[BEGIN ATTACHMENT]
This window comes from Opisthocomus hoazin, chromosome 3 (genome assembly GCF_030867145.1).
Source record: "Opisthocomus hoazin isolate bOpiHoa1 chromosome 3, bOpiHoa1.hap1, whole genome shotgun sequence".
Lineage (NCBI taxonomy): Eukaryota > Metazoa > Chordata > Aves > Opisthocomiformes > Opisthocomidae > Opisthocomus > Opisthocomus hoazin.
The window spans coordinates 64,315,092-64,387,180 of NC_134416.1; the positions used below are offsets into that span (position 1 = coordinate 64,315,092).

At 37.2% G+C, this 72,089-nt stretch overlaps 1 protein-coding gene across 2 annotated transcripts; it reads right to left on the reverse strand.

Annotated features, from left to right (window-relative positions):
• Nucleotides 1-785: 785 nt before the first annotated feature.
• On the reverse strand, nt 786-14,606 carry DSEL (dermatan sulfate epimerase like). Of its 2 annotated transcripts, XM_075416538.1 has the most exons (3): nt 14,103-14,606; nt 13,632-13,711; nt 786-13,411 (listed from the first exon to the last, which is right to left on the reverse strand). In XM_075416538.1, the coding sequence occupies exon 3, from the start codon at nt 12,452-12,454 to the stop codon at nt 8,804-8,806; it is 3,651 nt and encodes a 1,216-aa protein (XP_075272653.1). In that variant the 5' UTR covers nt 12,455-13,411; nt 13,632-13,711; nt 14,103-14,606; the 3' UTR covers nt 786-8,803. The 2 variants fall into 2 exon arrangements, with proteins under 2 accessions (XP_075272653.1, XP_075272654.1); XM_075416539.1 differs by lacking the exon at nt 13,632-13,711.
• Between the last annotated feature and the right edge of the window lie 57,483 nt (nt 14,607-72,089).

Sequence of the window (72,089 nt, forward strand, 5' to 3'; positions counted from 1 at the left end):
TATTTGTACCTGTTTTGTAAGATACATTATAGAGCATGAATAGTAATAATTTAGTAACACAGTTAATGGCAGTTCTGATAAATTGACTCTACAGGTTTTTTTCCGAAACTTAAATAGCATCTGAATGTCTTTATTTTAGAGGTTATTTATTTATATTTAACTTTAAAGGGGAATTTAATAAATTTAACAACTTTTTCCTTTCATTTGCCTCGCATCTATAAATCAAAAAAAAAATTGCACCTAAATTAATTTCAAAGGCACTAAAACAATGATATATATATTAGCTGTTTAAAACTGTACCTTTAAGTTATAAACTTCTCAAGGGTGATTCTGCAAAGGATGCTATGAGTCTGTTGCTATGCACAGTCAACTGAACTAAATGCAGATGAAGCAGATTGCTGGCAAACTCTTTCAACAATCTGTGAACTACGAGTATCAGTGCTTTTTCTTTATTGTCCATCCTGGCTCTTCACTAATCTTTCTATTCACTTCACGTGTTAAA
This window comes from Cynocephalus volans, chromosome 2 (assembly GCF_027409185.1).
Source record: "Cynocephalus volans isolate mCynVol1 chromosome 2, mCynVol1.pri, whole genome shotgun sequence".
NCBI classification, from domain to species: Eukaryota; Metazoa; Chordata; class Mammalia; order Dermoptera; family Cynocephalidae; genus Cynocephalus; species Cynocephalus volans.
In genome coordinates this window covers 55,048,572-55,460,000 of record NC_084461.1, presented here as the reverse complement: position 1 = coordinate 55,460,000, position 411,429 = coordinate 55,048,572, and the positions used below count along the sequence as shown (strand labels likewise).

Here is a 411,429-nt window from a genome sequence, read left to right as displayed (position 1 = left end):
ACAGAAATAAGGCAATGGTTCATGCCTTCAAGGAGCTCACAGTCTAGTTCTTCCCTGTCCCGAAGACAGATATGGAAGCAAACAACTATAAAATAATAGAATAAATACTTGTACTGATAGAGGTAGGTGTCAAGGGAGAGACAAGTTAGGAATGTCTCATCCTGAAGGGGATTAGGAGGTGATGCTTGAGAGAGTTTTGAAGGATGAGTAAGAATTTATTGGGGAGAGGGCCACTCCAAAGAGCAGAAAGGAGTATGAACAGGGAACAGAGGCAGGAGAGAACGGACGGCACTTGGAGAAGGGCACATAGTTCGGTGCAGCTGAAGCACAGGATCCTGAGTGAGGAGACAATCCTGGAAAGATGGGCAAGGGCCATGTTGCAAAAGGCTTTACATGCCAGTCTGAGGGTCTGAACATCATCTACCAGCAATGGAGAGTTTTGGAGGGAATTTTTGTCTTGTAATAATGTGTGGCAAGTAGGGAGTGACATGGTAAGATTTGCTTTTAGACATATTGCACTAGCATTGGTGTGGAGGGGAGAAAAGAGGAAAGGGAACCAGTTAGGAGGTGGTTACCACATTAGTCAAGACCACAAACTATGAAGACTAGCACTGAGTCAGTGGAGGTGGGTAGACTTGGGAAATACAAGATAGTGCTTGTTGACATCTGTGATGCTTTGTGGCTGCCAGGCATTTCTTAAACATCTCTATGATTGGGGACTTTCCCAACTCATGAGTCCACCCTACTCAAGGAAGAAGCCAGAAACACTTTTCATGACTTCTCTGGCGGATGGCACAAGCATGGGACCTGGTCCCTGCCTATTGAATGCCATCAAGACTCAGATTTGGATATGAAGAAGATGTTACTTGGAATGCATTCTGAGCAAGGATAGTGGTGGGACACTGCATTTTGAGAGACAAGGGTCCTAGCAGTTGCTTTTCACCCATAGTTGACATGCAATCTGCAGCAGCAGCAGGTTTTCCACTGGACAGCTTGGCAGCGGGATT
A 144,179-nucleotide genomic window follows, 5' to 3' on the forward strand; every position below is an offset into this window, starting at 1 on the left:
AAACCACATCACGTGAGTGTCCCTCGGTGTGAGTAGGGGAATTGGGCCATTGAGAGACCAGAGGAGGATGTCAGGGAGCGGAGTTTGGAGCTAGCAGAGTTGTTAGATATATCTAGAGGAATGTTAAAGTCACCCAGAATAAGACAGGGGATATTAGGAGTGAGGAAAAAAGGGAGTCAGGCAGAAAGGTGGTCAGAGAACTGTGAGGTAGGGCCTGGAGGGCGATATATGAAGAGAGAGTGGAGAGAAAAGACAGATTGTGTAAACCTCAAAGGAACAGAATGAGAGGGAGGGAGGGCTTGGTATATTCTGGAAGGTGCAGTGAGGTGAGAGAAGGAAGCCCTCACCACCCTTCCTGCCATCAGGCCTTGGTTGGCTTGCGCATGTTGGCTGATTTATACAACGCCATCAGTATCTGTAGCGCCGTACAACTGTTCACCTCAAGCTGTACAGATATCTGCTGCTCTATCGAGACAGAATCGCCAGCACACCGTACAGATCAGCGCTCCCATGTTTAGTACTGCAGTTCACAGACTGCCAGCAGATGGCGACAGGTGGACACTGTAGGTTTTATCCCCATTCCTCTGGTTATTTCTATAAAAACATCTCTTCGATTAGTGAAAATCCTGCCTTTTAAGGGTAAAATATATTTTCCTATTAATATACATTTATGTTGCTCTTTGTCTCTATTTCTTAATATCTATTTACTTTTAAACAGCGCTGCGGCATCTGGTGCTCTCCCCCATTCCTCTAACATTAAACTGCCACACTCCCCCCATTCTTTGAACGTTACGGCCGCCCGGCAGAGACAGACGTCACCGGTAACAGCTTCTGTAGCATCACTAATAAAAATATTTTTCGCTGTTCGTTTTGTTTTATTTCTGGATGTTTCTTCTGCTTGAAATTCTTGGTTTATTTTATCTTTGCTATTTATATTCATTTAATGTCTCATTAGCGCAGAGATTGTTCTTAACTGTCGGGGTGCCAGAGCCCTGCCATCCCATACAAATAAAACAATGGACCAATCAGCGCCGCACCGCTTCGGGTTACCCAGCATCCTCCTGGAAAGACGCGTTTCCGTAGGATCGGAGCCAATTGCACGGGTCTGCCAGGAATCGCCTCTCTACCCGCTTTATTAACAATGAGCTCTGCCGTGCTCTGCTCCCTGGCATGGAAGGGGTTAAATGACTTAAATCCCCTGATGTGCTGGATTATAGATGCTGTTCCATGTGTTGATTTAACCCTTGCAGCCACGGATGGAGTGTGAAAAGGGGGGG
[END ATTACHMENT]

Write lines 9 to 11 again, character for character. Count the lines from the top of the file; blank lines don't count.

• Between the last annotated feature and the right edge of the window lie 57,483 nt (nt 14,607-72,089).

Sequence of the window (72,089 nt, forward strand, 5' to 3'; positions counted from 1 at the left end):
TATTTGTACCTGTTTTGTAAGATACATTATAGAGCATGAATAGTAATAATTTAGTAACACAGTTAATGGCAGTTCTGATAAATTGACTCTACAGGTTTTTTTCCGAAACTTAAATAGCATCTGAATGTCTTTATTTTAGAGGTTATTTATTTATATTTAACTTTAAAGGGGAATTTAATAAATTTAACAACTTTTTCCTTTCATTTGCCTCGCATCTATAAATCAAAAAAAAAATTGCACCTAAATTAATTTCAAAGGCACTAAAACAATGATATATATATTAGCTGTTTAAAACTGTACCTTTAAGTTATAAACTTCTCAAGGGTGATTCTGCAAAGGATGCTATGAGTCTGTTGCTATGCACAGTCAACTGAACTAAATGCAGATGAAGCAGATTGCTGGCAAACTCTTTCAACAATCTGTGAACTACGAGTATCAGTGCTTTTTCTTTATTGTCCATCCTGGCTCTTCACTAATCTTTCTATTCACTTCACGTGTTAAA